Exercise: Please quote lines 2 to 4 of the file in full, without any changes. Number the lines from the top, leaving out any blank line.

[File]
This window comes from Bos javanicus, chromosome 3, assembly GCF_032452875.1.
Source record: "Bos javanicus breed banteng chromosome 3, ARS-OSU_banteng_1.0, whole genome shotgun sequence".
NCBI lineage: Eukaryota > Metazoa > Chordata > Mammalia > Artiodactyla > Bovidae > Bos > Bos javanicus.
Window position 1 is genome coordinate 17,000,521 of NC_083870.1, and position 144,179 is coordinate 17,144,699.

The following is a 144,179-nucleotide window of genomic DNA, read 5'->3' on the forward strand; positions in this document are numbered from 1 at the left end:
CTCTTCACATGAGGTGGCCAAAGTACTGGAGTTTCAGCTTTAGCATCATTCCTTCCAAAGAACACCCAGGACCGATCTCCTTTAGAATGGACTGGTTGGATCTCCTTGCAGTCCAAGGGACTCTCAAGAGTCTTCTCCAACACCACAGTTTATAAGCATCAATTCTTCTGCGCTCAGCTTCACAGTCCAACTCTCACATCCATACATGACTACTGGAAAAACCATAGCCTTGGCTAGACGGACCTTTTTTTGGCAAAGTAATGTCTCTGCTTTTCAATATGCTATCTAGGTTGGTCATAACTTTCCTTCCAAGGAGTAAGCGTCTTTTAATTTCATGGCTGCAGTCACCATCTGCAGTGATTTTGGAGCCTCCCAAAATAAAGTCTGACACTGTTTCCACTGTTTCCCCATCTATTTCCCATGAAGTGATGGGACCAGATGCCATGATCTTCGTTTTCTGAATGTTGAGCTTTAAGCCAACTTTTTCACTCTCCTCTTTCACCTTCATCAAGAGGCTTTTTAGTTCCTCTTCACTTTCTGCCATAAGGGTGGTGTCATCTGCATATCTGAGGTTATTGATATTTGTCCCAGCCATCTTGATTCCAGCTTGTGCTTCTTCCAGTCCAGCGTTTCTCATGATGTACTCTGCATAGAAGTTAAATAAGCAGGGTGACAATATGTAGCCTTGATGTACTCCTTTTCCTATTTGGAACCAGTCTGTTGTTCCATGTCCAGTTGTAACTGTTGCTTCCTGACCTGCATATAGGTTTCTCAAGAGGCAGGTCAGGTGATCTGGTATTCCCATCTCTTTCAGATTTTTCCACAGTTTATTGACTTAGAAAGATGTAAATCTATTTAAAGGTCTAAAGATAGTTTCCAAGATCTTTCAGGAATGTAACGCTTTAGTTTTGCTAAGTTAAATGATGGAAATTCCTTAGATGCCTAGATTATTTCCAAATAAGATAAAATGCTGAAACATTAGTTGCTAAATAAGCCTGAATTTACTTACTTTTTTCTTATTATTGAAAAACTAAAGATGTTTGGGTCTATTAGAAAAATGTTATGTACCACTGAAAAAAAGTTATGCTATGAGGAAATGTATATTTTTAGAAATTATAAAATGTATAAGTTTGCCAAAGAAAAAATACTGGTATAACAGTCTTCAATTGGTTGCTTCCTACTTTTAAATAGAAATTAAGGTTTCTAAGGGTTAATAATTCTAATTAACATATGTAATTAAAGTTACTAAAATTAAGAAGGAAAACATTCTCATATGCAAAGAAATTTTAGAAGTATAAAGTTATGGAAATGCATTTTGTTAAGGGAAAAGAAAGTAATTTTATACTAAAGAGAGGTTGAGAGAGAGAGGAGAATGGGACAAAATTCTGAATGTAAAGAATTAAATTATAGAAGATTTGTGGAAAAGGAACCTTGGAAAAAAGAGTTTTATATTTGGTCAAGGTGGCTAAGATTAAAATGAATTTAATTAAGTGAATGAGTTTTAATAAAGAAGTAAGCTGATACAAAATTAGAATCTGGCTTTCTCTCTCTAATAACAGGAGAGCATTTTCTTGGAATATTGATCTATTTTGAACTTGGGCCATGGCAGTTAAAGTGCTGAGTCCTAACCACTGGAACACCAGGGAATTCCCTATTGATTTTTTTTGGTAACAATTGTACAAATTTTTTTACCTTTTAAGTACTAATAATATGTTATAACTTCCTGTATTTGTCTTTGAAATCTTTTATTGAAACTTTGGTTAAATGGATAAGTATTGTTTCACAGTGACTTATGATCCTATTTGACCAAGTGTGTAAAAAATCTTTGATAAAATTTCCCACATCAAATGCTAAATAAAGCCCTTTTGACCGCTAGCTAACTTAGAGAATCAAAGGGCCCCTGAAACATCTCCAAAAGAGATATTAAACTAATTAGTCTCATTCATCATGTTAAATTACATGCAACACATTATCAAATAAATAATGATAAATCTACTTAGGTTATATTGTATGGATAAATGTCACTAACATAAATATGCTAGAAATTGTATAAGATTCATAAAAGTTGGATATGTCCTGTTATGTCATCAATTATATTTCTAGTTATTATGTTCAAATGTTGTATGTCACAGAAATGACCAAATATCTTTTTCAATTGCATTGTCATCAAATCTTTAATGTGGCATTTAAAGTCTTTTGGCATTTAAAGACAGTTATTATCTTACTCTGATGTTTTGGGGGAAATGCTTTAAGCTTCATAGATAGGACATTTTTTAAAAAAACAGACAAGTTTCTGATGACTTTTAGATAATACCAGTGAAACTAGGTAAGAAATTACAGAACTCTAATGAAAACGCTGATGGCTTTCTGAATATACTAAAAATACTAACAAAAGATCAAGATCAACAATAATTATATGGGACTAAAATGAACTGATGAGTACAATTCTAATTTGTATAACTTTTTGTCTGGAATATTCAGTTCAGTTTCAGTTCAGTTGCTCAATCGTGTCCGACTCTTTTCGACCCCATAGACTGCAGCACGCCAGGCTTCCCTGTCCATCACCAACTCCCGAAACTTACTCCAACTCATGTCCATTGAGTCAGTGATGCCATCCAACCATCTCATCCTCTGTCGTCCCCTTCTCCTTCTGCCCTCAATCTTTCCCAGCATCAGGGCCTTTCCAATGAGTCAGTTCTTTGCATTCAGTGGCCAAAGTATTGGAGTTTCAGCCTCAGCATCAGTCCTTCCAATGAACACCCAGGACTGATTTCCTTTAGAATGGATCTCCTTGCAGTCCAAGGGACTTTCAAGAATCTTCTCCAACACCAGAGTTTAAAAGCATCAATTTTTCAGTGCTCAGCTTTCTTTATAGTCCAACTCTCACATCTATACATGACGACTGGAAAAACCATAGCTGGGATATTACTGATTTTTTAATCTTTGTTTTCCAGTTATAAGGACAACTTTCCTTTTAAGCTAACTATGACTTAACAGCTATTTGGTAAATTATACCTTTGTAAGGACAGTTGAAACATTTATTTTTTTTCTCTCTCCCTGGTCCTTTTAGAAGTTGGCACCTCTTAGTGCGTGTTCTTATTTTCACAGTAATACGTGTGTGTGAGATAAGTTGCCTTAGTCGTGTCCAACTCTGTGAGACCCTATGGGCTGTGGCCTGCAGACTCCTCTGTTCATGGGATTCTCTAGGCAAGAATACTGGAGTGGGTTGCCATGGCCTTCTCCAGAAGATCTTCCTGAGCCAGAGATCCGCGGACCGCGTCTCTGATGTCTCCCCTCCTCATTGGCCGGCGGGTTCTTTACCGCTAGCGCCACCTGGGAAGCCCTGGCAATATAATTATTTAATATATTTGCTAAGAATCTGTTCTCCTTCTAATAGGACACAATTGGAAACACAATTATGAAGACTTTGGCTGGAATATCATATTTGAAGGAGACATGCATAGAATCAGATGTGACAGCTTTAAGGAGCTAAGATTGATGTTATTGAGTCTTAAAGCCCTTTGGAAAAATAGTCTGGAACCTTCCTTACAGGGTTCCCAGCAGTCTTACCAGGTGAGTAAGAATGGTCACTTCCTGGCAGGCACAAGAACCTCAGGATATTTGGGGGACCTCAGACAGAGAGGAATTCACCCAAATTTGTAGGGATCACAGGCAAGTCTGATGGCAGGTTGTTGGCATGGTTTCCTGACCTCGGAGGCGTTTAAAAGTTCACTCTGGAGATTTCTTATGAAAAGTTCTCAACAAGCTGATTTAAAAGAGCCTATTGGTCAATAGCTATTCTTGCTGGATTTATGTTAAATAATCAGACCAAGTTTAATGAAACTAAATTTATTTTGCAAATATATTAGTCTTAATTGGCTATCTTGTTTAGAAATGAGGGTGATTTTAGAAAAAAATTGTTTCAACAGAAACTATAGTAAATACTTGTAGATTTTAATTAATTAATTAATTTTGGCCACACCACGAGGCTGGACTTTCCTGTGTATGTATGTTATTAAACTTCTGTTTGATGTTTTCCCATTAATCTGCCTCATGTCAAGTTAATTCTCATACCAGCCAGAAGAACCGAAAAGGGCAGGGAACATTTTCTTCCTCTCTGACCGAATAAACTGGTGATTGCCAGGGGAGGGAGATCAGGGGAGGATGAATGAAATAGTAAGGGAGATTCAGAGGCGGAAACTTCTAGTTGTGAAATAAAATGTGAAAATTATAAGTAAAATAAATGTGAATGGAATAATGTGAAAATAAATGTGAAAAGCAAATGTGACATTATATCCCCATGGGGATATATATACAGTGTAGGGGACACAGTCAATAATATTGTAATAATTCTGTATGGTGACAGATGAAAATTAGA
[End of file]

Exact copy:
Source record: "Bos javanicus breed banteng chromosome 3, ARS-OSU_banteng_1.0, whole genome shotgun sequence".
NCBI lineage: Eukaryota > Metazoa > Chordata > Mammalia > Artiodactyla > Bovidae > Bos > Bos javanicus.
Window position 1 is genome coordinate 17,000,521 of NC_083870.1, and position 144,179 is coordinate 17,144,699.